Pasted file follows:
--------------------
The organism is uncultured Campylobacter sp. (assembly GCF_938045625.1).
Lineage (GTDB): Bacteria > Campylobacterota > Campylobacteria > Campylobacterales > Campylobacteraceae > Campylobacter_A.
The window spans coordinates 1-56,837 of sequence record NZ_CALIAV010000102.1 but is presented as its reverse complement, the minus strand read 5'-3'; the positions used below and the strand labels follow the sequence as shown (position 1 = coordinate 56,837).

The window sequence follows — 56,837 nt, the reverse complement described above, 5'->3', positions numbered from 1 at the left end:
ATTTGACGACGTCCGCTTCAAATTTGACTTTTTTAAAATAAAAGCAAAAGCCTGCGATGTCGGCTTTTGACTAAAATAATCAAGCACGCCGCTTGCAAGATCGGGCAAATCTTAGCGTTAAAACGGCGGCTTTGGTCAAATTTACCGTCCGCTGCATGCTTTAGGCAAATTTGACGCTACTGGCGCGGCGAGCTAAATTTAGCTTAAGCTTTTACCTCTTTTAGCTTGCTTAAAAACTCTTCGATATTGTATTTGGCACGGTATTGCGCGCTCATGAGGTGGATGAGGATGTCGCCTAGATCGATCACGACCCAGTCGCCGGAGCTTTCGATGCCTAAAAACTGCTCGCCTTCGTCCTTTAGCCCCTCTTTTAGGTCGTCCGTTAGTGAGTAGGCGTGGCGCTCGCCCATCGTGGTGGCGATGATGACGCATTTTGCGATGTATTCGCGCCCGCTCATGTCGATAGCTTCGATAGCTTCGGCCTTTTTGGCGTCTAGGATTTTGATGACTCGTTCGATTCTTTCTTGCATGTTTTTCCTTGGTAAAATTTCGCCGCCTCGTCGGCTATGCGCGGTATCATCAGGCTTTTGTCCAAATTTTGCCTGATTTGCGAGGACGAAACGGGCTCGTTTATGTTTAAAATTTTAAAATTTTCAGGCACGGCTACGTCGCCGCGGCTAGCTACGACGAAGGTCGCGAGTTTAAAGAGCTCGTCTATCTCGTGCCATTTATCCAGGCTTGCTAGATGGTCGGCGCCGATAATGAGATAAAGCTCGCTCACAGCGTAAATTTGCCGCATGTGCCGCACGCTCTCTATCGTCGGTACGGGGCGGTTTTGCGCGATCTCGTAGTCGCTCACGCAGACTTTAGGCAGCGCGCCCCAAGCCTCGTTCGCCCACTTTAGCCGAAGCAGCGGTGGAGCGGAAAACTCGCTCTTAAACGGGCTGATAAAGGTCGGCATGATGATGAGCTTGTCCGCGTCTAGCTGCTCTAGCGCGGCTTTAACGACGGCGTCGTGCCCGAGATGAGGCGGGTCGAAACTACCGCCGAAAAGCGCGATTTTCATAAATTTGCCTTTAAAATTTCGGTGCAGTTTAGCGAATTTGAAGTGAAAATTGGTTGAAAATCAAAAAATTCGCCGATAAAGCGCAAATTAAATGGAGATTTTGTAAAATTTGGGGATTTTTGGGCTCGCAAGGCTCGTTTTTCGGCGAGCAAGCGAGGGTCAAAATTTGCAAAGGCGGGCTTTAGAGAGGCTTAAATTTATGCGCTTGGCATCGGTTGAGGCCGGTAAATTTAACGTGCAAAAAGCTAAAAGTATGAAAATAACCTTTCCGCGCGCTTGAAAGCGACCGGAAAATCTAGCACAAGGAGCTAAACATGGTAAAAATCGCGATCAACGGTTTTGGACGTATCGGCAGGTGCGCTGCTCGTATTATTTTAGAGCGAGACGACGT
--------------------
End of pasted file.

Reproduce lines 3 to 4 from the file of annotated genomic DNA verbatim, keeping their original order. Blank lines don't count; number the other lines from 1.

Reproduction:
The window spans coordinates 1-56,837 of sequence record NZ_CALIAV010000102.1 but is presented as its reverse complement, the minus strand read 5'-3'; the positions used below and the strand labels follow the sequence as shown (position 1 = coordinate 56,837).

The window sequence follows — 56,837 nt, the reverse complement described above, 5'->3', positions numbered from 1 at the left end: